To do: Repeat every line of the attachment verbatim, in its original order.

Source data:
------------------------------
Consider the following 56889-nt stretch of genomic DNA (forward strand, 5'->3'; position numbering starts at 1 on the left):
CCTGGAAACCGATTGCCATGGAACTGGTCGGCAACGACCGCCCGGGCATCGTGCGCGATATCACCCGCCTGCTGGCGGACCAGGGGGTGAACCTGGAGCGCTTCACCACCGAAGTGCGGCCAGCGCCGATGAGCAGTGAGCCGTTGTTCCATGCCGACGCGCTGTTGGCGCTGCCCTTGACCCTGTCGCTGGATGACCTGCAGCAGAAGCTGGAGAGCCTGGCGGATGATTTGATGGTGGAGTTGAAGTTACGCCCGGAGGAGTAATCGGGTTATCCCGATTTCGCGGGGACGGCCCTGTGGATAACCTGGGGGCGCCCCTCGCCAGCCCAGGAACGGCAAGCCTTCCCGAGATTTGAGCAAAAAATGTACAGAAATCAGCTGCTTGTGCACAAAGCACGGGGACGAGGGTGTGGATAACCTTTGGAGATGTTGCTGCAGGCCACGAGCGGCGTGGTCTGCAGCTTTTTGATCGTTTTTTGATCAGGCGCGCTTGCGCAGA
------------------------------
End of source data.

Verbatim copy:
Consider the following 56889-nt stretch of genomic DNA (forward strand, 5'->3'; position numbering starts at 1 on the left):
CCTGGAAACCGATTGCCATGGAACTGGTCGGCAACGACCGCCCGGGCATCGTGCGCGATATCACCCGCCTGCTGGCGGACCAGGGGGTGAACCTGGAGCGCTTCACCACCGAAGTGCGGCCAGCGCCGATGAGCAGTGAGCCGTTGTTCCATGCCGACGCGCTGTTGGCGCTGCCCTTGACCCTGTCGCTGGATGACCTGCAGCAGAAGCTGGAGAGCCTGGCGGATGATTTGATGGTGGAGTTGAAGTTACGCCCGGAGGAGTAATCGGGTTATCCCGATTTCGCGGGGACGGCCCTGTGGATAACCTGGGGGCGCCCCTCGCCAGCCCAGGAACGGCAAGCCTTCCCGAGATTTGAGCAAAAAATGTACAGAAATCAGCTGCTTGTGCACAAAGCACGGGGACGAGGGTGTGGATAACCTTTGGAGATGTTGCTGCAGGCCACGAGCGGCGTGGTCTGCAGCTTTTTGATCGTTTTTTGATCAGGCGCGCTTGCGCAGA